The restoration of Mr. Gladstone to the office of chancellor of the exchequer may well have revived the hopes of those who looked forward to an advance in free-trade policy and in economical government; but though the former was to be quickly realized, so far as the mutual concessions of the commercial treaty with France were concerned, events had made it impossible to reduce taxation. On the contrary, an increased expenditure on the army and navy which had been thought necessary because of the threatening attitude of France and Austria in the affairs of Italy, and the possibility of hostilities in Europe, as well as in consequence of the suspicion which had been created by the augmented armaments ordered by the French emperor, had created a deficiency which not only perpetuated but increased the income-tax. Since his return from Corfu Mr. Gladstone had enjoyed a brief season of retirement, during which he had been occupied in those studies which enabled him to contribute a valuable addition to what may be called Homeric literature. Of his Studies of Homer and the Homeric Age, published in 1858, we cannot here enter into any description, nor would it be in place to discuss the indirect historical relation of the Homeric poems and the Sacred Scriptures which is there referred to. The address which Mr. Gladstone delivered, as chancellor of the University of Edinburgh in 1865, on the "Place of Ancient Greece in the Providential Order of the World," may be said to have been a subsequent incidental outcome of the studies which enabled the author to produce a work so full of thoughtful investigation. It should be remembered, too, that when


the book was passing through the press, Mr. Gladstone had but just returned from his mission to the Ionian Islands. That mission was not immediately successful, but the occasion as well as the result of it is exceedingly suggestive. In 1800 the seven united islands of Cephalonia, Cerigo, Corfu, Ithaca, Paxo, Santa Maura, and Zante had been formed into a republic, and in 1815 they had been placed under the protection of Great Britain; but the people were anxious to be released from that protectorate, that the islands might form part of the kingdom of Greece, and many disturbances took place. In the Derby administration Sir Edward Lytton Bulwer, or as he afterwards entitled himself Sir Edward Bulwer Lytton, was secretary for the colonies, and among other evidences of energy and ability succeeded in founding the colony of British Columbia, with which (in 1866) Vancouver's Island was afterwards incorporated. To a man like Bulwer the appointment of Mr. Gladstone as plenipotentiary for settling the affairs of the Ionian Islands was sure to commend itself. The cause of Greece, and also the cause of freedom and independence in general, had a supporter in the statesman who had exposed the abominable cruelties of the Neapolitan government, and by scholarship, sympathy, and sagacity he was well suited to go on a mission of inquiry to Corfu, where the inhabitants might well be reassured by the appointment of a man whose sympathies were known to be at all events in favour of an unbiassed examination of their claims. Mr. Gladstone was willing to undertake the duties of such a commission, and though the appointment met with much adverse criticism from people who would not admit that there could be any reason for preferring to be a part of a national kingdom instead of remaining a nominal republic under British protection, his nomination appeared to have but one drawback. It was so acceptable to the Greek islanders themselves that they persisted in misunderstanding its real intention. Lytton, in his despatch introducing the lord high commissioner, referred to the scholarship which had interpreted Homer, and for some time those fa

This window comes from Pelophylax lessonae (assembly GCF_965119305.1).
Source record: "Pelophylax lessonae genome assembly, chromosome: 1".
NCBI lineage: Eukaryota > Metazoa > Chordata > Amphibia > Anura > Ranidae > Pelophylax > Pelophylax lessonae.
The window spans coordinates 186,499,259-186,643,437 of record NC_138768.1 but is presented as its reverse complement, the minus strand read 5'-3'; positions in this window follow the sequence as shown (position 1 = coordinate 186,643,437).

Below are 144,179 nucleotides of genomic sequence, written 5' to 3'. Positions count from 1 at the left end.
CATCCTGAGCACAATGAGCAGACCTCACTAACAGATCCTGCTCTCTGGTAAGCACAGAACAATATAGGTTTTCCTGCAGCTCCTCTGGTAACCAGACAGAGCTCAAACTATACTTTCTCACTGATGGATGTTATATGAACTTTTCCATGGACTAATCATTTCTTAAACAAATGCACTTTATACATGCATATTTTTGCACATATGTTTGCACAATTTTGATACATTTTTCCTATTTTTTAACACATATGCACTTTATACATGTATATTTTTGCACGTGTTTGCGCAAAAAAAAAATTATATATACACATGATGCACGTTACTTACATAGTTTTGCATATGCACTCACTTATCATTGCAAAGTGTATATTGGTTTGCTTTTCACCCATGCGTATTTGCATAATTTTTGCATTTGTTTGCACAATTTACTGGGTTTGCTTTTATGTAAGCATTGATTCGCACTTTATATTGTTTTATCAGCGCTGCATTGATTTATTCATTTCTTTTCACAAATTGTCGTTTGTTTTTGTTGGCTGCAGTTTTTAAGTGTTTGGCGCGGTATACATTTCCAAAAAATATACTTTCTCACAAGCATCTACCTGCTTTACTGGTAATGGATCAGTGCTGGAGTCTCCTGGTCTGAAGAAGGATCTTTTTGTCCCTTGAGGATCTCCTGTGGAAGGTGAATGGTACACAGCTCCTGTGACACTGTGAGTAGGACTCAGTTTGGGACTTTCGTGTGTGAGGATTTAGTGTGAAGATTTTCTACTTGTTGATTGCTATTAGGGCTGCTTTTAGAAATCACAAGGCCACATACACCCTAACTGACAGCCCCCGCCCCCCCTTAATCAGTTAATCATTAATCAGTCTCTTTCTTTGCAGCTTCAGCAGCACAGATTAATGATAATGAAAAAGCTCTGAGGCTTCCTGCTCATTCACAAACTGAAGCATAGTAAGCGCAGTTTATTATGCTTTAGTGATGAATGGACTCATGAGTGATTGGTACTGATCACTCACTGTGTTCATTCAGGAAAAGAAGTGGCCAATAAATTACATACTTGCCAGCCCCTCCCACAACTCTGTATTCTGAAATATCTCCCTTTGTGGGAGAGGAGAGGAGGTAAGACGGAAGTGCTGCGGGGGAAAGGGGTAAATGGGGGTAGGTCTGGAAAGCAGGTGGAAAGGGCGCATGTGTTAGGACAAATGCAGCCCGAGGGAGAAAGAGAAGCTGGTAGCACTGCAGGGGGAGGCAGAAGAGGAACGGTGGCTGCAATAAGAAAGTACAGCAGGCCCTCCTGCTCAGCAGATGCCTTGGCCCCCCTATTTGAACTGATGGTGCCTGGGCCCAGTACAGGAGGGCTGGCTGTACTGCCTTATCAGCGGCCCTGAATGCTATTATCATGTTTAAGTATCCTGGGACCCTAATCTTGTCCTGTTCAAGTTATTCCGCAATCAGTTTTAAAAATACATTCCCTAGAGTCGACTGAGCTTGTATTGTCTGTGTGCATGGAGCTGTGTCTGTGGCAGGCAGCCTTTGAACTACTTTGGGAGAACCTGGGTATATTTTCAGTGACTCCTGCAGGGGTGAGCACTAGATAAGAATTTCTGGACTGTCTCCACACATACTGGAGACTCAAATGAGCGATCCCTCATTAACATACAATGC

cetious opponents of the appointment who were not scholars, dwelt with delight on a poor jest which represented Mr. Gladstone as attending assemblies of Greeks at Corfu, and addressing them in a classical tongue of which they could not understand more than a few words. What the Greeks really would not understand, was that the commissioner extraordinary had no authority to promise a withdrawal of the British protectorate for the purpose of uniting the islands to the Greek kingdom, but was only empowered to inquire into the best manner of securing the claims of the people under that protectorate. His was an exceedingly difficult and delicate position, for the Greeks insisted on receiving him as a liberator. His journey resembled a triumphal progress, and he was unable to stem the tide of misapprehension in which he found himself. He had gone out to accommodate the protectorate to their demands, and they hailed him as a deliverer from its exactions. He had hoped to arouse them to maintain their independence as a state separate from the monarchy, and they emphasized his arrival by welcoming him as the messenger of their union with the kingdom of which they earnestly desired to form a part. When reports of his reception reached England there was no little commotion among his opponents, who took care to represent that he had gone out with a determination to instigate the people of the islands to demand exemption from British influence unless that influence supported their claims to union with the Kingdom of Greece. However absurd it may have seemed to Britons at home for the Ionian people to desire to exchange a modified form of self-government under powerful foreign protection to an amalgamation with the rest of their countrymen under an uncertain and imperfect constitution, that desire was inextinguishable. Mr. Gladstone deprecated it; he tried to convince them that he had come for no such purpose as that of heralding their union with the Greek kingdom; but the national assembly refused to listen, and passed a resolution declaring for that union. It was with much difficulty that he induced them to appoint a regular committee who would draw